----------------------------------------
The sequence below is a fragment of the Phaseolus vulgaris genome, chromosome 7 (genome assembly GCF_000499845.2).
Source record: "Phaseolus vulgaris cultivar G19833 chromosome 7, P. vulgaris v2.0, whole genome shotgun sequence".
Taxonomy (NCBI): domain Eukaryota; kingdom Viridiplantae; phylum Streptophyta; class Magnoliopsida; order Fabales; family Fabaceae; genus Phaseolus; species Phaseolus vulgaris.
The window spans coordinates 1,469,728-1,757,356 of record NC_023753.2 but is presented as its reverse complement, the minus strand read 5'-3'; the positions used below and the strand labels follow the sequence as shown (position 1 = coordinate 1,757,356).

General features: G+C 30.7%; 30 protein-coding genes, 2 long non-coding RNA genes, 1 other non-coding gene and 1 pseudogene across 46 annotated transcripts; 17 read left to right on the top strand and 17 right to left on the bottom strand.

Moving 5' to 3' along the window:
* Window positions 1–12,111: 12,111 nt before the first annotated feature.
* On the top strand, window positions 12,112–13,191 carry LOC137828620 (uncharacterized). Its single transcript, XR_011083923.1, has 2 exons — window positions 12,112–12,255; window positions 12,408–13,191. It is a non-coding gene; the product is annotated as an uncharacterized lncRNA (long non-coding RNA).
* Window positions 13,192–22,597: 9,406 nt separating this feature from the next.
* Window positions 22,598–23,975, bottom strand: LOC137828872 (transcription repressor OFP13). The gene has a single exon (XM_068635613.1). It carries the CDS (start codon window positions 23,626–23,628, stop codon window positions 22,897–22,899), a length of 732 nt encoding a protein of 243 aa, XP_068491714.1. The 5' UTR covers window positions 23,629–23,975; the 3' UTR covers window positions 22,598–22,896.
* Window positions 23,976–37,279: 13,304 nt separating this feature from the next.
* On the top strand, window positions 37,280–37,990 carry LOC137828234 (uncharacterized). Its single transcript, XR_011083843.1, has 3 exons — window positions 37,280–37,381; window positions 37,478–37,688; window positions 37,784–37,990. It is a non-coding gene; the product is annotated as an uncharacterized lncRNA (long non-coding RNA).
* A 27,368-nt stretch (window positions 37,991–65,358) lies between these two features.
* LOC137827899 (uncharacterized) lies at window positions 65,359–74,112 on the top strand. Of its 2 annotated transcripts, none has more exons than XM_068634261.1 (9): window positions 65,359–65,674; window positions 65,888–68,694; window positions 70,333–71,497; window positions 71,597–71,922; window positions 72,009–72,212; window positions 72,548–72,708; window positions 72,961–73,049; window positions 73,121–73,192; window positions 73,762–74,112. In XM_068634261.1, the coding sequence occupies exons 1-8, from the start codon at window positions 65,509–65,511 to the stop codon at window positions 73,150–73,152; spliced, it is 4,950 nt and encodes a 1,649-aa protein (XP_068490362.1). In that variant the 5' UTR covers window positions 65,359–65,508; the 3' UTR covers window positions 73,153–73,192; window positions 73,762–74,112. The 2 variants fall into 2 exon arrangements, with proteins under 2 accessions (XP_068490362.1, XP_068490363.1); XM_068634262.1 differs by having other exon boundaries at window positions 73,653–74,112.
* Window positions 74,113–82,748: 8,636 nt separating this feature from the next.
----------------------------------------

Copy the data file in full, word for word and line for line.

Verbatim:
The sequence below is a fragment of the Phaseolus vulgaris genome, chromosome 7 (genome assembly GCF_000499845.2).
Source record: "Phaseolus vulgaris cultivar G19833 chromosome 7, P. vulgaris v2.0, whole genome shotgun sequence".
Taxonomy (NCBI): domain Eukaryota; kingdom Viridiplantae; phylum Streptophyta; class Magnoliopsida; order Fabales; family Fabaceae; genus Phaseolus; species Phaseolus vulgaris.
The window spans coordinates 1,469,728-1,757,356 of record NC_023753.2 but is presented as its reverse complement, the minus strand read 5'-3'; the positions used below and the strand labels follow the sequence as shown (position 1 = coordinate 1,757,356).

General features: G+C 30.7%; 30 protein-coding genes, 2 long non-coding RNA genes, 1 other non-coding gene and 1 pseudogene across 46 annotated transcripts; 17 read left to right on the top strand and 17 right to left on the bottom strand.

Moving 5' to 3' along the window:
* Window positions 1–12,111: 12,111 nt before the first annotated feature.
* On the top strand, window positions 12,112–13,191 carry LOC137828620 (uncharacterized). Its single transcript, XR_011083923.1, has 2 exons — window positions 12,112–12,255; window positions 12,408–13,191. It is a non-coding gene; the product is annotated as an uncharacterized lncRNA (long non-coding RNA).
* Window positions 13,192–22,597: 9,406 nt separating this feature from the next.
* Window positions 22,598–23,975, bottom strand: LOC137828872 (transcription repressor OFP13). The gene has a single exon (XM_068635613.1). It carries the CDS (start codon window positions 23,626–23,628, stop codon window positions 22,897–22,899), a length of 732 nt encoding a protein of 243 aa, XP_068491714.1. The 5' UTR covers window positions 23,629–23,975; the 3' UTR covers window positions 22,598–22,896.
* Window positions 23,976–37,279: 13,304 nt separating this feature from the next.
* On the top strand, window positions 37,280–37,990 carry LOC137828234 (uncharacterized). Its single transcript, XR_011083843.1, has 3 exons — window positions 37,280–37,381; window positions 37,478–37,688; window positions 37,784–37,990. It is a non-coding gene; the product is annotated as an uncharacterized lncRNA (long non-coding RNA).
* A 27,368-nt stretch (window positions 37,991–65,358) lies between these two features.
* LOC137827899 (uncharacterized) lies at window positions 65,359–74,112 on the top strand. Of its 2 annotated transcripts, none has more exons than XM_068634261.1 (9): window positions 65,359–65,674; window positions 65,888–68,694; window positions 70,333–71,497; window positions 71,597–71,922; window positions 72,009–72,212; window positions 72,548–72,708; window positions 72,961–73,049; window positions 73,121–73,192; window positions 73,762–74,112. In XM_068634261.1, the coding sequence occupies exons 1-8, from the start codon at window positions 65,509–65,511 to the stop codon at window positions 73,150–73,152; spliced, it is 4,950 nt and encodes a 1,649-aa protein (XP_068490362.1). In that variant the 5' UTR covers window positions 65,359–65,508; the 3' UTR covers window positions 73,153–73,192; window positions 73,762–74,112. The 2 variants fall into 2 exon arrangements, with proteins under 2 accessions (XP_068490362.1, XP_068490363.1); XM_068634262.1 differs by having other exon boundaries at window positions 73,653–74,112.
* Window positions 74,113–82,748: 8,636 nt separating this feature from the next.